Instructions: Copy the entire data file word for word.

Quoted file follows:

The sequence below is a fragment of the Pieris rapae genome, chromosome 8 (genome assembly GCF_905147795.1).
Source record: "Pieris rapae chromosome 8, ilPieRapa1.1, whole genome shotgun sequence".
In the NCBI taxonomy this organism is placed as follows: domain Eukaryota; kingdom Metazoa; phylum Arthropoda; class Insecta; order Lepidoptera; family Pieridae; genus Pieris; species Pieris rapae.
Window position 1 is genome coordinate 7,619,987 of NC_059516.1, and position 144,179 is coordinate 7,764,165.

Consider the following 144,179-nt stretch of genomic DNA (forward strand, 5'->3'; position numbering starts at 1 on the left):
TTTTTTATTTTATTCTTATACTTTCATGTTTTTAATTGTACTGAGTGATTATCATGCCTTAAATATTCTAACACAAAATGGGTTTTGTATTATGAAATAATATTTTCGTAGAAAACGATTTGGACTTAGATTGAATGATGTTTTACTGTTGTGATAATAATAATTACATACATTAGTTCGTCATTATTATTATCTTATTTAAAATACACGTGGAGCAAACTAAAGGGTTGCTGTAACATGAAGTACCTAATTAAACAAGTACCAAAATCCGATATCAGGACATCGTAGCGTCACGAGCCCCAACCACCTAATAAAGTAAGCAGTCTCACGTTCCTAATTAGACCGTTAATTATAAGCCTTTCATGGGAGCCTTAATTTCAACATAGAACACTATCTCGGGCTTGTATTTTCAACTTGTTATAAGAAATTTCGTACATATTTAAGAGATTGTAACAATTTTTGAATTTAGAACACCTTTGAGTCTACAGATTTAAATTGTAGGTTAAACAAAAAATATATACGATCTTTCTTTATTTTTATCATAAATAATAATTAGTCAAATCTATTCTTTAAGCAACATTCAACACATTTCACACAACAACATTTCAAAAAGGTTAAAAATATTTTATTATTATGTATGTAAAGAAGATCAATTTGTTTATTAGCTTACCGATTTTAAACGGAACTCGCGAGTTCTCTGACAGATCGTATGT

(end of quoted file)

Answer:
The sequence below is a fragment of the Pieris rapae genome, chromosome 8 (genome assembly GCF_905147795.1).
Source record: "Pieris rapae chromosome 8, ilPieRapa1.1, whole genome shotgun sequence".
In the NCBI taxonomy this organism is placed as follows: domain Eukaryota; kingdom Metazoa; phylum Arthropoda; class Insecta; order Lepidoptera; family Pieridae; genus Pieris; species Pieris rapae.
Window position 1 is genome coordinate 7,619,987 of NC_059516.1, and position 144,179 is coordinate 7,764,165.

Consider the following 144,179-nt stretch of genomic DNA (forward strand, 5'->3'; position numbering starts at 1 on the left):
TTTTTTATTTTATTCTTATACTTTCATGTTTTTAATTGTACTGAGTGATTATCATGCCTTAAATATTCTAACACAAAATGGGTTTTGTATTATGAAATAATATTTTCGTAGAAAACGATTTGGACTTAGATTGAATGATGTTTTACTGTTGTGATAATAATAATTACATACATTAGTTCGTCATTATTATTATCTTATTTAAAATACACGTGGAGCAAACTAAAGGGTTGCTGTAACATGAAGTACCTAATTAAACAAGTACCAAAATCCGATATCAGGACATCGTAGCGTCACGAGCCCCAACCACCTAATAAAGTAAGCAGTCTCACGTTCCTAATTAGACCGTTAATTATAAGCCTTTCATGGGAGCCTTAATTTCAACATAGAACACTATCTCGGGCTTGTATTTTCAACTTGTTATAAGAAATTTCGTACATATTTAAGAGATTGTAACAATTTTTGAATTTAGAACACCTTTGAGTCTACAGATTTAAATTGTAGGTTAAACAAAAAATATATACGATCTTTCTTTATTTTTATCATAAATAATAATTAGTCAAATCTATTCTTTAAGCAACATTCAACACATTTCACACAACAACATTTCAAAAAGGTTAAAAATATTTTATTATTATGTATGTAAAGAAGATCAATTTGTTTATTAGCTTACCGATTTTAAACGGAACTCGCGAGTTCTCTGACAGATCGTATGT